CR's Nancy Klosek recently conducted a wide-ranging interview with new CEDIA President Andy Willcox, who also serves as president of ProLine Integrated Systems in Highland Park, Ill.
Custom Retailer: As a founding member of CEDIA, you have a unique perspective on how the organization has evolved to accommodate changing industry needs while addressing new issues that arise each year. In your tenure as CEDIA president, what do you hope to preserve in the way the organization serves its membership, and what new directions do you hope to explore?
Andy Willcox: I'm very happy with what's been created in the past five years. There's been a great deal of progress on the educational side and on the certification side of our initiatives. The dual-tiered membership standard is a good thing, and it's necessary, because one of our key missions is not necessarily to grow the size of the organization, but more to improve the quality of the businesses that are members through best business practices—helping them become true business owners. Like any other business in the world, you need to understand administrative, financial, human resources, sales and marketing areas, and not merely be great technicians and designers. That's one of the things that really concerns us—the success and existence of our grassroots and cottage industry members of the future. They're individual, entrepreneurial members and they need to be in touch with what's going on in their marketplaces and how things are evolving…There is going to be attrition, and if you want to survive, you'll have to re-evaluate everything you do.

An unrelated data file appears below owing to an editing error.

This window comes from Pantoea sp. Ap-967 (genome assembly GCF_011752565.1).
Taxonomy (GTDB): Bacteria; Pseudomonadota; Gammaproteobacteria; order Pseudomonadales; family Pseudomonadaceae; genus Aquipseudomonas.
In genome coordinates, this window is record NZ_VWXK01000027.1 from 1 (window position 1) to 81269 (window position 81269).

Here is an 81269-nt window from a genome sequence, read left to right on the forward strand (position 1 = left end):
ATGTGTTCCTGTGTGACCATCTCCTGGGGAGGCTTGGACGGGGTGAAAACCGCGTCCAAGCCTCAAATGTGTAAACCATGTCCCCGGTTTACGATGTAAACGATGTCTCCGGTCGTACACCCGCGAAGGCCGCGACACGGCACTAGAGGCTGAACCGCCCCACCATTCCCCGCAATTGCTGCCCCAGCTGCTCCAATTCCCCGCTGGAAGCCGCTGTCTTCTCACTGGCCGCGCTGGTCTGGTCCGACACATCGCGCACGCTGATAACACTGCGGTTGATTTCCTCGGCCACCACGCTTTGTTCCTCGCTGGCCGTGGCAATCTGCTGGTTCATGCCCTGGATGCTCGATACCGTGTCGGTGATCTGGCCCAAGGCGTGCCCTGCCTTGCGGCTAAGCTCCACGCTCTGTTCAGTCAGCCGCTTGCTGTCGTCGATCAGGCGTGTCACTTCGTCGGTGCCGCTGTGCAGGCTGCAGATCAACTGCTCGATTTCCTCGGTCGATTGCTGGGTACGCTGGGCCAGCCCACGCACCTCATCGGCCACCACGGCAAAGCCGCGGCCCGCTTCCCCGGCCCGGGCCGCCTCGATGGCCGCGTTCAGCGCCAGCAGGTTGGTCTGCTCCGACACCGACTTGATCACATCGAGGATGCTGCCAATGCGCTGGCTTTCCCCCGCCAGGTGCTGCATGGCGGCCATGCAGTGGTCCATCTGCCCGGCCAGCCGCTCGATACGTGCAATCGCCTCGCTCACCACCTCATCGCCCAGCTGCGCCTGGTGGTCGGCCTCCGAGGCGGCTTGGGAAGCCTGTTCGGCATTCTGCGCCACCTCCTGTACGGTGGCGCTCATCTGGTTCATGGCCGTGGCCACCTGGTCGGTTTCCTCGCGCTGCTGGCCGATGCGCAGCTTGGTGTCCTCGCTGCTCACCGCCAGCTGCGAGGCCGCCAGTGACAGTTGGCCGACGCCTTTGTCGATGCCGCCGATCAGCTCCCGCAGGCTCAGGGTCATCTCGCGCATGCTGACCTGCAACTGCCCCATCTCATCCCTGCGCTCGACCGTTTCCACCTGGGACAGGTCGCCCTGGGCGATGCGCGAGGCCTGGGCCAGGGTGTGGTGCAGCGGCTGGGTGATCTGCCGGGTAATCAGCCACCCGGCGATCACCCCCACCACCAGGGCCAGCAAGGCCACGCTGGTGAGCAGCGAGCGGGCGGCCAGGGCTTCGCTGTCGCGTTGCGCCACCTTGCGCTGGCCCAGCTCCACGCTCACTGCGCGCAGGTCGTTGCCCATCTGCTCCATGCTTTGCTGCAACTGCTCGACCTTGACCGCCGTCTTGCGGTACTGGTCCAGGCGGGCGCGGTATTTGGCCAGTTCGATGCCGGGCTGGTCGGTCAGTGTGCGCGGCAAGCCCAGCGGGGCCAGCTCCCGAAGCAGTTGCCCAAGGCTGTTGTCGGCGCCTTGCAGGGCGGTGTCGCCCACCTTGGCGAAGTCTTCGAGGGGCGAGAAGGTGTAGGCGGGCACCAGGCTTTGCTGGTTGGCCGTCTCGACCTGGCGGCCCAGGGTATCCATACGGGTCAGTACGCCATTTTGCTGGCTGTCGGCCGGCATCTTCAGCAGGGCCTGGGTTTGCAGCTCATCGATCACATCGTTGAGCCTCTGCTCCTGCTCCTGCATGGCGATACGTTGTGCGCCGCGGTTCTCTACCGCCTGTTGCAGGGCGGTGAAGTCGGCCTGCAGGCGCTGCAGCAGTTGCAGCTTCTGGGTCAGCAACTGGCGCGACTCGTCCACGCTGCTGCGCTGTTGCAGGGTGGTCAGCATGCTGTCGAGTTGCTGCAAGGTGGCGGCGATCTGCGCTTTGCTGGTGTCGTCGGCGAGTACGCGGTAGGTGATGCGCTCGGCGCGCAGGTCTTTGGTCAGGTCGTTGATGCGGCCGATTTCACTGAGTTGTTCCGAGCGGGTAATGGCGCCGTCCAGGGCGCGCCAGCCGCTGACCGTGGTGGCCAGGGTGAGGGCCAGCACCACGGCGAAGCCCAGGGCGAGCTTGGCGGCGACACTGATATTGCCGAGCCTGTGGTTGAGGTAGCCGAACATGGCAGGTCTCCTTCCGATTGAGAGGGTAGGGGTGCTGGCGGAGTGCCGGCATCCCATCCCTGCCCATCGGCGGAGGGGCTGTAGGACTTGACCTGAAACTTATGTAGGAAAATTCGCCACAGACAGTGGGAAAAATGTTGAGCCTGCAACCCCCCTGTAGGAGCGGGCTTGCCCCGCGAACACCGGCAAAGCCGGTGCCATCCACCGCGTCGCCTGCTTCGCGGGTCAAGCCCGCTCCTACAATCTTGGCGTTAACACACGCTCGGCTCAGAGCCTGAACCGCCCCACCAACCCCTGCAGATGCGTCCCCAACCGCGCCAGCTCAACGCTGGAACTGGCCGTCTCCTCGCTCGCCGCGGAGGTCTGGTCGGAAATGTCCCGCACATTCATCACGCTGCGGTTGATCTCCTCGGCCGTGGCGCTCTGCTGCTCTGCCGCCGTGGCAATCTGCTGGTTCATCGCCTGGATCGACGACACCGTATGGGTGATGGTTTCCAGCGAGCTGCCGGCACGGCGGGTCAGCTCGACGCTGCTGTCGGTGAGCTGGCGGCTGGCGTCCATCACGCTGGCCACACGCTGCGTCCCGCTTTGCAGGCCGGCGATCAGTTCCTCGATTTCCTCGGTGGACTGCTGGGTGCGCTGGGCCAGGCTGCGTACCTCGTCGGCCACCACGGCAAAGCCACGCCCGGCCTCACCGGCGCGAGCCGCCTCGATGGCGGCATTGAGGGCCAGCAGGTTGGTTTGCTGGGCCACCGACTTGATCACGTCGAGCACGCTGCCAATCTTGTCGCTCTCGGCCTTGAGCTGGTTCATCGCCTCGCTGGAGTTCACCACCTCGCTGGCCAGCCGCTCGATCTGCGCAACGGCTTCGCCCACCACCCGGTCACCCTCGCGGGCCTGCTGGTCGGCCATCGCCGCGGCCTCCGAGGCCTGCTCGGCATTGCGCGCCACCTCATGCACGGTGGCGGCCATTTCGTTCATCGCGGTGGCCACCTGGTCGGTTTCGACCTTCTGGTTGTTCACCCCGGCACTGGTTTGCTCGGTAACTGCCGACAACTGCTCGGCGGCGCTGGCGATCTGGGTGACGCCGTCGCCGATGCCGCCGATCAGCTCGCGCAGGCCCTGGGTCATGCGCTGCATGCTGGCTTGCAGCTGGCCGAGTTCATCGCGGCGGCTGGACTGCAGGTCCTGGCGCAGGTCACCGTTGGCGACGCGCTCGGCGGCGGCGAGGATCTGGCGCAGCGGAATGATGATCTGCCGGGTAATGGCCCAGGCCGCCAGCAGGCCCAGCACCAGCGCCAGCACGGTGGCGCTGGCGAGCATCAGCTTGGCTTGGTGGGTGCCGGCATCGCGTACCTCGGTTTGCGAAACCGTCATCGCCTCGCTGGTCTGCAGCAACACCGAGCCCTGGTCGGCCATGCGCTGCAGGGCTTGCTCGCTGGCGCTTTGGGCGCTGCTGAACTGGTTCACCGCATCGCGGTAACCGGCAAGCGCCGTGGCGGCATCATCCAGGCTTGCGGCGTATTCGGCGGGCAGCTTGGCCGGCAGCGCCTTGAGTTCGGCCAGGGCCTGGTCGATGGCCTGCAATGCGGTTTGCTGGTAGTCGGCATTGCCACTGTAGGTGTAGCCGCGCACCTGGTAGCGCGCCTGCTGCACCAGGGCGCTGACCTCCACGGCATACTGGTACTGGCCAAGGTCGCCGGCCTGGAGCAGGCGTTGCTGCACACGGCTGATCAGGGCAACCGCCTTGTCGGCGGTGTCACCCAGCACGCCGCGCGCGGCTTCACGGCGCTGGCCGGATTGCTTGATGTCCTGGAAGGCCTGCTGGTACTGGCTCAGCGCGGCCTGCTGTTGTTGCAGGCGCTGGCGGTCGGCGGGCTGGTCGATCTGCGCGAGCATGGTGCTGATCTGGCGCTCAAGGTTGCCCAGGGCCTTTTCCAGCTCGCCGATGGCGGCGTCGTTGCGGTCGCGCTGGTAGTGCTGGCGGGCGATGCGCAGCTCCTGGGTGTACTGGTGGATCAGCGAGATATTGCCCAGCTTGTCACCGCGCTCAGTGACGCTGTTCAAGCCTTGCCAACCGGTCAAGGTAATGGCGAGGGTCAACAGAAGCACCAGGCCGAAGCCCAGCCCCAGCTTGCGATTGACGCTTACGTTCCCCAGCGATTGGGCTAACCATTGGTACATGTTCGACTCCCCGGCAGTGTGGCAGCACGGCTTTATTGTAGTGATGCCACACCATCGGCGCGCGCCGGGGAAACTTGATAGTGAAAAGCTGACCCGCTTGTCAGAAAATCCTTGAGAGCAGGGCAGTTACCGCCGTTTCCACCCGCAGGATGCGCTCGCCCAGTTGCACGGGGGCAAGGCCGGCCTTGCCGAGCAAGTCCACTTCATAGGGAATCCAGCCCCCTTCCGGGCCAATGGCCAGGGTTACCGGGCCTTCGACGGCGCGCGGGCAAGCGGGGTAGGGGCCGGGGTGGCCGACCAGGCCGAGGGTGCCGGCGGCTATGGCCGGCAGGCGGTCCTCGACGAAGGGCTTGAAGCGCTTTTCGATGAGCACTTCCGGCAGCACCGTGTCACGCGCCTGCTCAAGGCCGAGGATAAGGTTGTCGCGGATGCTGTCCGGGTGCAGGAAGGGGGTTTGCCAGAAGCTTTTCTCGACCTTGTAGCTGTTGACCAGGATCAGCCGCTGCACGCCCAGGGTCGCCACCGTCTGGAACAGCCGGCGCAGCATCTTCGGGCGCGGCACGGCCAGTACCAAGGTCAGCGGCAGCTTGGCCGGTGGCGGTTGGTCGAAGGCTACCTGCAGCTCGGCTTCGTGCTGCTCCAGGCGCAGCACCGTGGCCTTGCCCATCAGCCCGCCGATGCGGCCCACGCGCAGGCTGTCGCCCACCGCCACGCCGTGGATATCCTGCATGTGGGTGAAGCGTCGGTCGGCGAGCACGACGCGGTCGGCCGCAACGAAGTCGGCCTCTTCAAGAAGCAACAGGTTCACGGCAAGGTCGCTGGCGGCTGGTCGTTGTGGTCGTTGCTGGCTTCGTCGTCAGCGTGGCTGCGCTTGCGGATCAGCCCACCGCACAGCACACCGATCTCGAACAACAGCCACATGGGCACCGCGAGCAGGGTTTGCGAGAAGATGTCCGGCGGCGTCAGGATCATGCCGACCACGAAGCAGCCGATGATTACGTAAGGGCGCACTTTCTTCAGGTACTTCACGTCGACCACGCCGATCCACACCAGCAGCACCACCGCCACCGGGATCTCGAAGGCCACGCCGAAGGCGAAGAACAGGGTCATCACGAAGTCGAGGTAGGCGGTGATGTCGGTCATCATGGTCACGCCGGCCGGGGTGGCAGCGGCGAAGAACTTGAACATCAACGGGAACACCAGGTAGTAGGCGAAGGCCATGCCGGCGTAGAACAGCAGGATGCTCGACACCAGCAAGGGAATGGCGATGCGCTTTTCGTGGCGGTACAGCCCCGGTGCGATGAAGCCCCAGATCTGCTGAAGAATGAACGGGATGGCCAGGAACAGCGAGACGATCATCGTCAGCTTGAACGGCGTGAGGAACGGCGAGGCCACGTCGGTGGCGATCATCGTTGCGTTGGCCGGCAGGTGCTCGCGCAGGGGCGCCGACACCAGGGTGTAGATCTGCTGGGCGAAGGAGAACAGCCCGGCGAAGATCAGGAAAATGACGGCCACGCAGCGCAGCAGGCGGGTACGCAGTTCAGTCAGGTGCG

CR: The hybrid custom installer/A/V specialist possesses many of the qualities that make a good CEDIA member, but many who've crossed over admit they still rely heavily on service models for many aspects of their businesses that worked well enough for retail but need to be modified for doing business on the custom side. How is CEDIA helping these hybrids successfully cross over?